Last week, friends, a couple of announcements from the world of “literature” left me with steam hissing out of my ears. But getting me ticked off about books is nothing new. Let’s travel back to Oct. 26, 2002, when an interesting tidbit of news caught my attention and directed me to the two young men who starred in the most successful books of all time…
October 26, 2002
Harry Potter and Jesus: Together again
It’s an unlikely pairing, folks, like Michael Jackson and Lisa Marie, Liza Minnelli and David Gest, the Anna Nicole Smith show and ratings, but high-placed folks in the publishing industry say their businesses are being kept afloat just now by a pair of brave young lads credited with miraculous events. I am speaking, of course, of Siegfried and Roy.
No, wait, that’s not it. No, according to Dr. Hubertus Schenkel, chairman of the supervisory board of the world-famous Frankfurt Book Fair, publishing in the year 2002 is mainly supported by Mr. Harry Potter and Mr. Jesus Christ. It’s not hard to see why. Both of these individuals have, over the years, garnered incalculable legions of followers, spread a message of the power of good over evil, spawned and outlasted dozens of imitators and, in Harry’s case, even got a Lego set. Which is just cool.
Not only do both Harry and Jesus have enormously best-selling books out there, (Harry Potter and the Sorcerer’s Stone, for instance, or The Bible, which you may have heard of), but books upon books have been written about the books in which they star. The only way they could possibly be selling more copies is if someone released a book called Harry Potter and the Shroud of Turin.
Sooner or later somebody’s going to think about making a movie about at least one of these guys, mark my words.
While I’m glad that both Harry and Jesus are enjoying such success in the publishing industry, though, I have to admit, I’m kind of disturbed by the indication that without them book publishers would be spiraling down the toilet just now. Schenkel logically argues that faith-based books are very popular these days (evidently there’s some turbulence somewhere in the world, I wish someone would tell me about these things), and of course Harry Potter is credited with being the first fictional character since 1975 to achieve international superstardom without a video game or a political campaign.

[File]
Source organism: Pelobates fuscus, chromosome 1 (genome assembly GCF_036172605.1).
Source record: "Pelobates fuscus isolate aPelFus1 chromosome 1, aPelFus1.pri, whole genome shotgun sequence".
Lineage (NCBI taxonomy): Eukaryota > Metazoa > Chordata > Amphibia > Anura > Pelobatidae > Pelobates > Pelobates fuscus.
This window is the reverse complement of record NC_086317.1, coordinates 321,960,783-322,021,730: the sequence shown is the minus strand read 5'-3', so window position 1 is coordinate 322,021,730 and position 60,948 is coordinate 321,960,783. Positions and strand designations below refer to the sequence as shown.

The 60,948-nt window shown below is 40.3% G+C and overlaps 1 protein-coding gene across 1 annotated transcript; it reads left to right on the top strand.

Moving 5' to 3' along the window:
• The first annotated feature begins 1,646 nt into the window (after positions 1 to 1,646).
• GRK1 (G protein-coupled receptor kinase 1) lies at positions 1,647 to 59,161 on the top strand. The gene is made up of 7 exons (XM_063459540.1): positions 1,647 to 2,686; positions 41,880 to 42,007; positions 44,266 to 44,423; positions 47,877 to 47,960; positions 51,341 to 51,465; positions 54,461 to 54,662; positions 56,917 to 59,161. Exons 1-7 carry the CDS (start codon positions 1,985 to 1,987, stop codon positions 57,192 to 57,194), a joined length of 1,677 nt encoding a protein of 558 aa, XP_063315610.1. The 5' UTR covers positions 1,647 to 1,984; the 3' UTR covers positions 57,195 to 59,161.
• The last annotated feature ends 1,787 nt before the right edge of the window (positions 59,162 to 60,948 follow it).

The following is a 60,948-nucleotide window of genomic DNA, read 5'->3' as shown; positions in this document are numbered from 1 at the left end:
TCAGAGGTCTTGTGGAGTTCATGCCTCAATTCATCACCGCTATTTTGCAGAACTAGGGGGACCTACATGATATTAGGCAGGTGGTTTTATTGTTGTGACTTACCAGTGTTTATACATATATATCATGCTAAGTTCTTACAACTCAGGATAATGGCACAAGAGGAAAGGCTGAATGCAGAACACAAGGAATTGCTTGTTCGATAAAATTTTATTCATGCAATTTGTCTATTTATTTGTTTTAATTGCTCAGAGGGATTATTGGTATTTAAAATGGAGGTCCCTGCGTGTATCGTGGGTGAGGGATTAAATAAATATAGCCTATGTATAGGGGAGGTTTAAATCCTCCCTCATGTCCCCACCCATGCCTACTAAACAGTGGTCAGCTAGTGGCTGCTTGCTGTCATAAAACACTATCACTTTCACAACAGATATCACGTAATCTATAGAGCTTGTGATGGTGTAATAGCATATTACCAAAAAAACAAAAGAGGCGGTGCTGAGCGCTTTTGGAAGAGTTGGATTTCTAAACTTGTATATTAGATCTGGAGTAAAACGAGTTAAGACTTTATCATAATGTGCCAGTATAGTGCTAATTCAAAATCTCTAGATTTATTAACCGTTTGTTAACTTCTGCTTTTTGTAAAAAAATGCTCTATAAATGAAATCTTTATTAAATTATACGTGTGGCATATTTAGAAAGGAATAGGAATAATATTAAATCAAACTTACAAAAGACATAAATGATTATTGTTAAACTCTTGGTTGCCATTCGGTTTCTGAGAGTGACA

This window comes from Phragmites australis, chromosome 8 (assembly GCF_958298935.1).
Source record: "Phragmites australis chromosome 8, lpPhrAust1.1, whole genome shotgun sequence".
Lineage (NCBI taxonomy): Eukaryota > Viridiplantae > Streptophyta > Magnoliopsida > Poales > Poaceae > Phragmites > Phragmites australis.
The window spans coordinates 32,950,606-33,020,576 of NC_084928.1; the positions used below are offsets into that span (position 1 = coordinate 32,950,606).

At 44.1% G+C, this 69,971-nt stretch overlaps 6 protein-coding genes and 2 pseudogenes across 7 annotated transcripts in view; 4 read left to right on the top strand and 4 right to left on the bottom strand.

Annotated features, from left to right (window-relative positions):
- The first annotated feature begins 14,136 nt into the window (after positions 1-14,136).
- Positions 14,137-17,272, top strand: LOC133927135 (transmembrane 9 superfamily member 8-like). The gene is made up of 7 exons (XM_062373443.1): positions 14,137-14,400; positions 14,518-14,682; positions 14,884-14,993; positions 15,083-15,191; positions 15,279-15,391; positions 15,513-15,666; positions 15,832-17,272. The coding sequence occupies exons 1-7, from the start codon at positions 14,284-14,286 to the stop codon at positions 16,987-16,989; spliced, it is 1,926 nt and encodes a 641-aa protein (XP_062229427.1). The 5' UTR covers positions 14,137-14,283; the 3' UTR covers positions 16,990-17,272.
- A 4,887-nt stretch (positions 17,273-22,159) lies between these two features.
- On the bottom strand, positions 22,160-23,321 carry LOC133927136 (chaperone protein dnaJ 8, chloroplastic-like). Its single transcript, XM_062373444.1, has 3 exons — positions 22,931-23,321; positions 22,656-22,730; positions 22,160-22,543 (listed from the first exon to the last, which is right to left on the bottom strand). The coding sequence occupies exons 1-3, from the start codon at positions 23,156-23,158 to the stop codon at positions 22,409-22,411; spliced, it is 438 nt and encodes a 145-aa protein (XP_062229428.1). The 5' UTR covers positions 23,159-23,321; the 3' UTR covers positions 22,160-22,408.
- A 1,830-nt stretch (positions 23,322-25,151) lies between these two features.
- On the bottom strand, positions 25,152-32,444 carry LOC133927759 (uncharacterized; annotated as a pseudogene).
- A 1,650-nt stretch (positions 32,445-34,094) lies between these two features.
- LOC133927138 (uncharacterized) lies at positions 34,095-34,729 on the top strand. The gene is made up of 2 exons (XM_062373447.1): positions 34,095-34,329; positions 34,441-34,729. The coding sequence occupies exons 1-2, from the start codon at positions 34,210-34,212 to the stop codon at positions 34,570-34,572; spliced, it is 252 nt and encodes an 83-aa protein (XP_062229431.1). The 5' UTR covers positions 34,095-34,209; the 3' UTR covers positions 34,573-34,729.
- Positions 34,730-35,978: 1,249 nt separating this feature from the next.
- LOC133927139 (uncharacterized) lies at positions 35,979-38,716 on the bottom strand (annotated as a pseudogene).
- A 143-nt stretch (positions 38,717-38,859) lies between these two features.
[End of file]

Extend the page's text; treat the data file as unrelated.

Which is great, don’t get me wrong, anything that gets people to read any book is a good thing as far as I’m concerned.
But… well… darn it, why aren’t other books doing better?
And don’t give me any of that “there’s nothing worth reading” garbage, because that’s just not true. You’re just not looking hard enough. Schenkel says that at the big publishers, 20 percent of the titles make up 80 percent of the sales. So for the sake of this discussion, let’s throw out guys like Stephen King and John Grisham, either of whom could purchase an NFL franchise or, in smaller states, a Senator with the money they’ve got by now. Let’s look at the guys who probably aren’t household names just now, but dang it, are a heck of a lot more deserving of it than — oh — Alec Baldwin, for example.
• Michael Chabon. Wrote the novel Wonder Boys, won a Pulitzer Prize for The Amazing Adventures of Kavalier and Clay, just came out with his first book for young readers, Summerland. An incredibly thoughtful, layered writer whom I have a special appreciation for because, as Kavalier and Clay reveals, he is a comic book geek at heart.
• Peter David. Has actually landed on the New York Times bestseller list for some of the novels he’s written playing with other people’s toys like Star Trek and Babylon 5, but he’s also a sharp, funny fantasy writer with books like the King Arthur-in-New-York satire Knight Life or the medieval yarn Sir Apropos of Nothing.
• Greg Rucka. Mystery writer whose credits include Finder, Smoker and Shooting at Midnight among others. His Atticus Kodiak series is about a bodyguard who often finds himself playing detective to help keep his clients alive.
• Orson Scott Card. Prolific guy with great skill at science fiction (Ender’s Game), fantasy (Enchantment), horror (Treasure Box) and even historical fiction (Sarah). And his stuff always comes with a message about courage and responsibility.
And if you have no patience for today’s crop of writers, there are plenty of great writers of the past with entire libraries of work you can sink your teeth into! L. Frank Baum! Isaac Asimov! Mark Twain! Charles Dickens! Victor Hugo! A little fella by the name of Bill Shakespeare!
So while I don’t begrudge you reading Harry Potter or Jesus — I’m a fan of both of ‘em — when you wander into your neighborhood bookstore, remember, there are a lot of sections worthy of exploration.
If you can get your kids out of the video game magazines, that is.
Blake M. Petit, lover of books, is astounded that he got through an entire column about them without plugging his own novel, “Other People’s Heroes.” Aw nuts. Anyway, contact him with comments, suggestions or remarks about the new Neil Gaiman book at BlakeMPetit@gmail.com.